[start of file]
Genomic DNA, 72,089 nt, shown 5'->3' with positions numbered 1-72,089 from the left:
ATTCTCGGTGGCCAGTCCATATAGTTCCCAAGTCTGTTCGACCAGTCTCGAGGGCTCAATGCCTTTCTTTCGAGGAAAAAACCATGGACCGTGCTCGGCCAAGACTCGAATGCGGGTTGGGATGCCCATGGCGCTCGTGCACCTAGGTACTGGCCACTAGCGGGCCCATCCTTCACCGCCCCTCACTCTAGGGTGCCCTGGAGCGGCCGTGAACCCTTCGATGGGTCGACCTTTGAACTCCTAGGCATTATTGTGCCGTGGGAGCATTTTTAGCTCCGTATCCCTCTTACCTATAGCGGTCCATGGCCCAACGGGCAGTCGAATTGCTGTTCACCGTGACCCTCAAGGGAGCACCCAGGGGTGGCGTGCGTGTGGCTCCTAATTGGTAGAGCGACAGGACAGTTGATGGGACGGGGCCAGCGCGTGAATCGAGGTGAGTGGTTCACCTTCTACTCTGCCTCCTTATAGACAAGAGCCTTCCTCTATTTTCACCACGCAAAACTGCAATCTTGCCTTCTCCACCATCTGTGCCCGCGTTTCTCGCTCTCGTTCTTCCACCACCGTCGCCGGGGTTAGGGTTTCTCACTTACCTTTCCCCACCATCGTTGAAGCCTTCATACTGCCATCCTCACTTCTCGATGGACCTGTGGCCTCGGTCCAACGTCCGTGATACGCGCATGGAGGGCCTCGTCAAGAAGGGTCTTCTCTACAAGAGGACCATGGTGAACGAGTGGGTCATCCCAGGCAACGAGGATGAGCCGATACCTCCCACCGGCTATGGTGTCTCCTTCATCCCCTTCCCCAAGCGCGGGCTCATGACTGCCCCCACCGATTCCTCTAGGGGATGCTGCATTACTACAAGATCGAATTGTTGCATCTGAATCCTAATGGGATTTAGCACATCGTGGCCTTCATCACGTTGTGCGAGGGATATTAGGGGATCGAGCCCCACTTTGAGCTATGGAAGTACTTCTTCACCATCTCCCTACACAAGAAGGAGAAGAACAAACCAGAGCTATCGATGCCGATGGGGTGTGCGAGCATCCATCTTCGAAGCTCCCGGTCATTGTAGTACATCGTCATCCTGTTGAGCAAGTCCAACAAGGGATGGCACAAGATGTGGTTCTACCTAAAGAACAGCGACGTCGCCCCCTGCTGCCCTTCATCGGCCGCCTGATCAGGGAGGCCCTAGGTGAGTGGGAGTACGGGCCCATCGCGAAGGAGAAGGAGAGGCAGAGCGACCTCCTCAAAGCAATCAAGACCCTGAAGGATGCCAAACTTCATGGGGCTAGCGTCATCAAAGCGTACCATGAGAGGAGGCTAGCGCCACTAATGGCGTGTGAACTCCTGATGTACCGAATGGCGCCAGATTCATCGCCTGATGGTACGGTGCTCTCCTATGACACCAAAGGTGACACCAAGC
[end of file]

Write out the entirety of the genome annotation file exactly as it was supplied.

Genomic DNA, 72,089 nt, shown 5'->3' with positions numbered 1-72,089 from the left:
ATTCTCGGTGGCCAGTCCATATAGTTCCCAAGTCTGTTCGACCAGTCTCGAGGGCTCAATGCCTTTCTTTCGAGGAAAAAACCATGGACCGTGCTCGGCCAAGACTCGAATGCGGGTTGGGATGCCCATGGCGCTCGTGCACCTAGGTACTGGCCACTAGCGGGCCCATCCTTCACCGCCCCTCACTCTAGGGTGCCCTGGAGCGGCCGTGAACCCTTCGATGGGTCGACCTTTGAACTCCTAGGCATTATTGTGCCGTGGGAGCATTTTTAGCTCCGTATCCCTCTTACCTATAGCGGTCCATGGCCCAACGGGCAGTCGAATTGCTGTTCACCGTGACCCTCAAGGGAGCACCCAGGGGTGGCGTGCGTGTGGCTCCTAATTGGTAGAGCGACAGGACAGTTGATGGGACGGGGCCAGCGCGTGAATCGAGGTGAGTGGTTCACCTTCTACTCTGCCTCCTTATAGACAAGAGCCTTCCTCTATTTTCACCACGCAAAACTGCAATCTTGCCTTCTCCACCATCTGTGCCCGCGTTTCTCGCTCTCGTTCTTCCACCACCGTCGCCGGGGTTAGGGTTTCTCACTTACCTTTCCCCACCATCGTTGAAGCCTTCATACTGCCATCCTCACTTCTCGATGGACCTGTGGCCTCGGTCCAACGTCCGTGATACGCGCATGGAGGGCCTCGTCAAGAAGGGTCTTCTCTACAAGAGGACCATGGTGAACGAGTGGGTCATCCCAGGCAACGAGGATGAGCCGATACCTCCCACCGGCTATGGTGTCTCCTTCATCCCCTTCCCCAAGCGCGGGCTCATGACTGCCCCCACCGATTCCTCTAGGGGATGCTGCATTACTACAAGATCGAATTGTTGCATCTGAATCCTAATGGGATTTAGCACATCGTGGCCTTCATCACGTTGTGCGAGGGATATTAGGGGATCGAGCCCCACTTTGAGCTATGGAAGTACTTCTTCACCATCTCCCTACACAAGAAGGAGAAGAACAAACCAGAGCTATCGATGCCGATGGGGTGTGCGAGCATCCATCTTCGAAGCTCCCGGTCATTGTAGTACATCGTCATCCTGTTGAGCAAGTCCAACAAGGGATGGCACAAGATGTGGTTCTACCTAAAGAACAGCGACGTCGCCCCCTGCTGCCCTTCATCGGCCGCCTGATCAGGGAGGCCCTAGGTGAGTGGGAGTACGGGCCCATCGCGAAGGAGAAGGAGAGGCAGAGCGACCTCCTCAAAGCAATCAAGACCCTGAAGGATGCCAAACTTCATGGGGCTAGCGTCATCAAAGCGTACCATGAGAGGAGGCTAGCGCCACTAATGGCGTGTGAACTCCTGATGTACCGAATGGCGCCAGATTCATCGCCTGATGGTACGGTGCTCTCCTATGACACCAAAGGTGACACCAAGC